Sunday, August 19, 2012

Bookish Sundays: The Road

Title: The Road

Author: Cormac McCarthy

Category: Fiction, Post-apocolyptic

Synopsis [c/o Barnes & Noble]: "A father and his son walk alone through burned America. Nothing moves in the ravaged landscape save the ash on the wind. It is cold enough to crack stones, and when the snow falls it is gray. The sky is dark. Their destination is the coast, although they don't know what, if anything, awaits them there. They have nothing; just a pistol to defend themselves against the lawless bands that stalk the road, the clothes they are wearing, a cart of scavenged food-—and each other.The Road is the profoundly moving story of a journey. It boldly imagines a future in which no hope remains, but in which the father and his son, "each the other's world entire," are sustained by love. Awesome in the totality of its vision, it is an unflinching meditation on the worst and the best that we are capable of: ultimate destructiveness, desperate tenacity, and the tenderness that keeps two people alive in the face of total devastation."
Overview: There isn't much to be said that isn't already covered in the synopsis.  It's an amazing novel of perseverance, survival, and greatest of all, the love that motivates two people to accomplish the impossible.  It never fails to move me to tears; the absolute bond that tethers father to son is unbreakable even in the worst of times, and is so heartbreakingly sweet to watch as they care for one another.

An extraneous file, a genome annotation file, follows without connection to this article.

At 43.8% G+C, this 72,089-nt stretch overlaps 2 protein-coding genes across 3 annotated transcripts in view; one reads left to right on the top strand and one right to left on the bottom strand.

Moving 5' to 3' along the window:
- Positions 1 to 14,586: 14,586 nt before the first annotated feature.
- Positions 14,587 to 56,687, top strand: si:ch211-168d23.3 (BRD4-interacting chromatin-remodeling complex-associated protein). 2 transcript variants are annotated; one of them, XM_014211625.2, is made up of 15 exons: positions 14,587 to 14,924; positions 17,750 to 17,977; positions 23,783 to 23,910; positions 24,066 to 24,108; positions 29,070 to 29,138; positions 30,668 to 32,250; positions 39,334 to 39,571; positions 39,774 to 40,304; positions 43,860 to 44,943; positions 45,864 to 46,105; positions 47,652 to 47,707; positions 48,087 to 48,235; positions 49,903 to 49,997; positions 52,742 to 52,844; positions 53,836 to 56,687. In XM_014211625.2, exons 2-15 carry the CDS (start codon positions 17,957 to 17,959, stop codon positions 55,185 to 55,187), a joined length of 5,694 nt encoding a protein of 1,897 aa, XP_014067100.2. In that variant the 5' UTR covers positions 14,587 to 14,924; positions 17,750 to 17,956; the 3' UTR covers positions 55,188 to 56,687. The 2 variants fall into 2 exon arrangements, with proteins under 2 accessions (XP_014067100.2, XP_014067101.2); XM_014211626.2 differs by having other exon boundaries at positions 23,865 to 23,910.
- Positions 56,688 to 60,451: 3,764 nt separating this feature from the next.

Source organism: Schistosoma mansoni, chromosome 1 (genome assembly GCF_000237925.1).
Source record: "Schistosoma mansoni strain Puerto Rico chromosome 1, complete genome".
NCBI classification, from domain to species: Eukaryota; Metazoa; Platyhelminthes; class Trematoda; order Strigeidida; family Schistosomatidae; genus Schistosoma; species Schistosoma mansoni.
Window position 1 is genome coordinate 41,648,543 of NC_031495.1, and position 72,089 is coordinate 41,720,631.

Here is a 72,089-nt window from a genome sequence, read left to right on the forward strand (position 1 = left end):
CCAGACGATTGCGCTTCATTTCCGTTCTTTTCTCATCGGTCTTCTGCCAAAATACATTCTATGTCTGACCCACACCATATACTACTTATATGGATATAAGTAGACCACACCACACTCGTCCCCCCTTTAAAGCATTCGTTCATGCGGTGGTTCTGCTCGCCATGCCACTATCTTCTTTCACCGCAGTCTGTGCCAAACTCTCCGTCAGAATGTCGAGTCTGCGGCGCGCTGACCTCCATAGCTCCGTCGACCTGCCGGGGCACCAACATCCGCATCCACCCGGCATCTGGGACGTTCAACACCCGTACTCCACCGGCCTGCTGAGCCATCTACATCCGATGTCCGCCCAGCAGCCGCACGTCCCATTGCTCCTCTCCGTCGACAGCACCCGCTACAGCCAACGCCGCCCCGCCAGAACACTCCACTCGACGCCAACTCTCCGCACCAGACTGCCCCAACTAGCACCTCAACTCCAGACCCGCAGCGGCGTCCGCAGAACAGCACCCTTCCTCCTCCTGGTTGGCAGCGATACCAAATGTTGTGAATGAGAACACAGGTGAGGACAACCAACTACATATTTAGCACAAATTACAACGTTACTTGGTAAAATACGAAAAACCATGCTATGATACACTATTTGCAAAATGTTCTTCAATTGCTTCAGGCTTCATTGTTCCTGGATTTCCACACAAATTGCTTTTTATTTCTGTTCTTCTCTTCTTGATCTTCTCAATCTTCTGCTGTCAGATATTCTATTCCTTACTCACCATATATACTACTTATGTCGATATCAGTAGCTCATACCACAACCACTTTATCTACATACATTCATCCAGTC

Possibly not up most people's alley.  If you've seen the movie, you'll know that it is a very depressing story, and does not have a particularly happy ending.  However, if you are fond of post-apocolyptic scenarios [thing The Book of Eli movie], of enduring hope and dreams, of constant threatening danger, then this is definitely the novel for you.  It is amazing, sweet, sad, and horrible, all rolled into one.  

Only issue I had with the novel is lack of explanation; there is some cataclysm that destroys the US as we know it, but the reader is never informed on what exactly happened.  Having that information would neither add to or take away from the story, so I know it is simply my own dying curiosity that ruins the plot for me.  Also, don't be confused if you start reading and notice that McCormac doesn't give names for the two main characters; no one in the novel is named, which to me gives it a more "end of the world" flavor since names are no longer necessary as there are not enough people around to call them anything.


  1. Glad to make your day better. JB LOVED this book. LOVED LOVED LOVED it. He said being a father is what made it so incredibly moving to him. I read it. Me? Not so much.

  2. I cried throughout this book, also! And wondering what happened to make the world that easy plagued me, too. But I really loved it and plan on reading it again! I love finding other people that have similar taste in books. :)


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